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I know that Natural selection Philosophy was introduced by Charles Darwin, who came from the West. I am from the East. When I first came to Western countries to study finance, computer, business..., I was often taught to apply Priority in order to solve a problem. For example, when writing a report, my supervisor required me to sort a list starting from the most important to the less important items.

This priority mechanism does not only exist in Academics but also in everyday life in Western countries. For example, when performing a Google search, you will see the results that were put on top of the search result are the ones that were most clicked by users. Google believes that if most users click that result then that result must be most relevant - and that is why they put that result on top of the search result. It seems that Google applies the Natural Selection philosophy, doesn't it?

What about in the past, before 18th century? Was the Priority Method popular in the West?

So, my question is: did the Priority method as a way of solving problems come from Natural selection philosophy or did it exist before the Natural selection philosophy?

closed as too broad by virmaior, iphigenie, James Kingsbery, Joseph Weissman Jan 30 '15 at 2:42

Please edit the question to limit it to a specific problem with enough detail to identify an adequate answer. Avoid asking multiple distinct questions at once. See the How to Ask page for help clarifying this question. If this question can be reworded to fit the rules in the help center, please edit the question.

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    This question appears to be off-topic because it does not appear to be about philosophy as defined for the purposes of philosophy.se – virmaior Jan 15 '15 at 10:18
  • Very interesting. Where you come from, do you have search engines, and do you happen to know how (if) results are sorted there? It's difficult to imagine a search engine for such a huge dataset that doesn't in some way sort according to some property of the data. – Keelan Jan 15 '15 at 12:41
  • Is the question here about using priorities or what we prioritize? The idea of using priorities seems so fundamental that I cannot imagine any culture that wouldn't embrace it -- East or West. – R. Barzell Jan 15 '15 at 14:42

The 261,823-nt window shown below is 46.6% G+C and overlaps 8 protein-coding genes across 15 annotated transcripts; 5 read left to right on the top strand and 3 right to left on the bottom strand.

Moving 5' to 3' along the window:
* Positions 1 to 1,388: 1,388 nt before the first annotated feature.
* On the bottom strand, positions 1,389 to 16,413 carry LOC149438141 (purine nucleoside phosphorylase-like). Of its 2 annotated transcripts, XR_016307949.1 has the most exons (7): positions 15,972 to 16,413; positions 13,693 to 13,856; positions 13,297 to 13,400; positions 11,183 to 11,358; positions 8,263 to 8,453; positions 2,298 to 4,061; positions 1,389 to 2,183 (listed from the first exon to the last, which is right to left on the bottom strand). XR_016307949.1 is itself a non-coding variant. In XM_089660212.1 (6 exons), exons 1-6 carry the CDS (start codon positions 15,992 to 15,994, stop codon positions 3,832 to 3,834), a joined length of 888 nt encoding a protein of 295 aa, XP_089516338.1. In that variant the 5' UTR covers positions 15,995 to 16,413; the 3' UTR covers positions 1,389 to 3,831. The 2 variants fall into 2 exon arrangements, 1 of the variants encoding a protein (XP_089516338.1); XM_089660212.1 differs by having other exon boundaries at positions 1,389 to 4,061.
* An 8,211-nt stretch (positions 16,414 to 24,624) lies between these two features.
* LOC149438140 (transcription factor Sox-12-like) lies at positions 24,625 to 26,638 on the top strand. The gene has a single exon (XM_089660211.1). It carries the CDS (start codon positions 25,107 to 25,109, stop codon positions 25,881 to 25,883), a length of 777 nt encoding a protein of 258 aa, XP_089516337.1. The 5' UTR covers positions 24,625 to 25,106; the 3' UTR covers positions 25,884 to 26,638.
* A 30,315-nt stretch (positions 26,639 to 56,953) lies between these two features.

• using priorities or using of priority method – Tom Jan 15 '15 at 14:50
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    @Tom could you elaborate on the difference between using priorities and using the "priority method"? The two are so similar (in my mind) as to be identical for all practical purposes. – R. Barzell Jan 15 '15 at 15:44
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Prioritization has roots in religions too. God did it very very long ago; most religions define their principles in a prioritized way. How to be a good believer? Biggest sins, must-do things, things to avoid... To my knowledge, Islam is a very good example of prioritization. Living in a society where most of the people are Muslims, despite the existence of so many different variations and statements, I witness that too many of them claim or believe in this or other way that people should first do "this and this given this,but not this" etc. etc. A well-known example are Jihadists who claim that the "highest-priority" duty of each Muslim is...well...no need to state it here. Then, prioritization cannot be an invention of Western world (neither after nor before the natural selection philosophy).

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No, the influence goes the other way.

Because people have an innate tendency to prioritize things on the basis of how those things relate to (typically personal) goals and preferences, e.g. the selection of the most juicy ripe piece of fruit, this tendency has influenced how people interpret the fact of evolution by natural selection. Using a term like "more fit" implies nature has goals or preferences, and can lead to imprecise conclusions like "humans are at the top of the evolutionary ladder", or confusion as to how different phenotypes can coexist in a population ("why isn't nature finding the best solution?").

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